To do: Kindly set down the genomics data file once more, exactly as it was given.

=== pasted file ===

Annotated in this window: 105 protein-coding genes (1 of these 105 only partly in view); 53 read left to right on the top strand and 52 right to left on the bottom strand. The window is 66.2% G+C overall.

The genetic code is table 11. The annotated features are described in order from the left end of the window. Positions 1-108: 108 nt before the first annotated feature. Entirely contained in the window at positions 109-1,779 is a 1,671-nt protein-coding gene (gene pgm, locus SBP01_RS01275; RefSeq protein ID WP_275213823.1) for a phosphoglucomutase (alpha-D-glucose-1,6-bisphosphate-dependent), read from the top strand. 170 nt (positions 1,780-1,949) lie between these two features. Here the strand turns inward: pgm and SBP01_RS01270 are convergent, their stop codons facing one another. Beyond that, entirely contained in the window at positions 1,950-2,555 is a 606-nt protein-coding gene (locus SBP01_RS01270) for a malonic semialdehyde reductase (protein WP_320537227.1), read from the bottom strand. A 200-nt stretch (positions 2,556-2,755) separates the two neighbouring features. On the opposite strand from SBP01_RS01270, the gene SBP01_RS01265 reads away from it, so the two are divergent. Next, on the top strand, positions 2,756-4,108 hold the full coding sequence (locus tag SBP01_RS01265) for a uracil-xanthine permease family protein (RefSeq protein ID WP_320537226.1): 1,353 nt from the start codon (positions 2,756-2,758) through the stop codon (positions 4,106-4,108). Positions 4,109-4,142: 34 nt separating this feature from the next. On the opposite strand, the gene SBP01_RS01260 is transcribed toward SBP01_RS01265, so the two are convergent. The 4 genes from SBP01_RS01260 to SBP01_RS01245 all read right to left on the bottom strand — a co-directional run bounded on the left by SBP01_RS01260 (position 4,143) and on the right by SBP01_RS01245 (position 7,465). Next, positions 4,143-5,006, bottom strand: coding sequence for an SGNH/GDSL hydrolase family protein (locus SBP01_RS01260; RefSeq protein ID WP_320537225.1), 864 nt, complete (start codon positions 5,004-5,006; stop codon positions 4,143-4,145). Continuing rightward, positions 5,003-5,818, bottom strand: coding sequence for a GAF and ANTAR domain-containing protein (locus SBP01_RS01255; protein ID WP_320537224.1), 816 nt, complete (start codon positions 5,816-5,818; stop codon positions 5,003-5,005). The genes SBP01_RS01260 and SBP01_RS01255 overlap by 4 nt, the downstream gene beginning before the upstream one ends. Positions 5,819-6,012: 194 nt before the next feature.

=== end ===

Annotated in this window: 105 protein-coding genes (1 of these 105 only partly in view); 53 read left to right on the top strand and 52 right to left on the bottom strand. The window is 66.2% G+C overall.

The genetic code is table 11. The annotated features are described in order from the left end of the window. Positions 1-108: 108 nt before the first annotated feature. Entirely contained in the window at positions 109-1,779 is a 1,671-nt protein-coding gene (gene pgm, locus SBP01_RS01275; RefSeq protein ID WP_275213823.1) for a phosphoglucomutase (alpha-D-glucose-1,6-bisphosphate-dependent), read from the top strand. 170 nt (positions 1,780-1,949) lie between these two features. Here the strand turns inward: pgm and SBP01_RS01270 are convergent, their stop codons facing one another. Beyond that, entirely contained in the window at positions 1,950-2,555 is a 606-nt protein-coding gene (locus SBP01_RS01270) for a malonic semialdehyde reductase (protein WP_320537227.1), read from the bottom strand. A 200-nt stretch (positions 2,556-2,755) separates the two neighbouring features. On the opposite strand from SBP01_RS01270, the gene SBP01_RS01265 reads away from it, so the two are divergent. Next, on the top strand, positions 2,756-4,108 hold the full coding sequence (locus tag SBP01_RS01265) for a uracil-xanthine permease family protein (RefSeq protein ID WP_320537226.1): 1,353 nt from the start codon (positions 2,756-2,758) through the stop codon (positions 4,106-4,108). Positions 4,109-4,142: 34 nt separating this feature from the next. On the opposite strand, the gene SBP01_RS01260 is transcribed toward SBP01_RS01265, so the two are convergent. The 4 genes from SBP01_RS01260 to SBP01_RS01245 all read right to left on the bottom strand — a co-directional run bounded on the left by SBP01_RS01260 (position 4,143) and on the right by SBP01_RS01245 (position 7,465). Next, positions 4,143-5,006, bottom strand: coding sequence for an SGNH/GDSL hydrolase family protein (locus SBP01_RS01260; RefSeq protein ID WP_320537225.1), 864 nt, complete (start codon positions 5,004-5,006; stop codon positions 4,143-4,145). Continuing rightward, positions 5,003-5,818, bottom strand: coding sequence for a GAF and ANTAR domain-containing protein (locus SBP01_RS01255; protein ID WP_320537224.1), 816 nt, complete (start codon positions 5,816-5,818; stop codon positions 5,003-5,005). The genes SBP01_RS01260 and SBP01_RS01255 overlap by 4 nt, the downstream gene beginning before the upstream one ends. Positions 5,819-6,012: 194 nt before the next feature.